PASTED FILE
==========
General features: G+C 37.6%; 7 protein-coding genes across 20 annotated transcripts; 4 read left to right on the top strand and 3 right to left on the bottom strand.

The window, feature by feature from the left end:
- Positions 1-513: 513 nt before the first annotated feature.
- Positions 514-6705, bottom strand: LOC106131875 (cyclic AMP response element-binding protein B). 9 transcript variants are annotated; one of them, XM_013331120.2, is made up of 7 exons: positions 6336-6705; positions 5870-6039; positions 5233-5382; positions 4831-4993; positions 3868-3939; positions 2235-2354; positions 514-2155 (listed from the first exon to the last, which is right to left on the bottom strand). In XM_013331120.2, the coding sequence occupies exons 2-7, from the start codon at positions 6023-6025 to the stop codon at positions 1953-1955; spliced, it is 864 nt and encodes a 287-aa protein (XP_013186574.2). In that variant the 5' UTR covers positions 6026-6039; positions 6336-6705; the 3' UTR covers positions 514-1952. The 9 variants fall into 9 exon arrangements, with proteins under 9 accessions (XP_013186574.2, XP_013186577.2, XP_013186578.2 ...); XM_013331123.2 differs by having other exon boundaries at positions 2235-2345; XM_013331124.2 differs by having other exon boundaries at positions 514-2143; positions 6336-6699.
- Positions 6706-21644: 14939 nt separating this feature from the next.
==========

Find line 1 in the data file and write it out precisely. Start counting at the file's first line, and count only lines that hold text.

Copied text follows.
General features: G+C 37.6%; 7 protein-coding genes across 20 annotated transcripts; 4 read left to right on the top strand and 3 right to left on the bottom strand.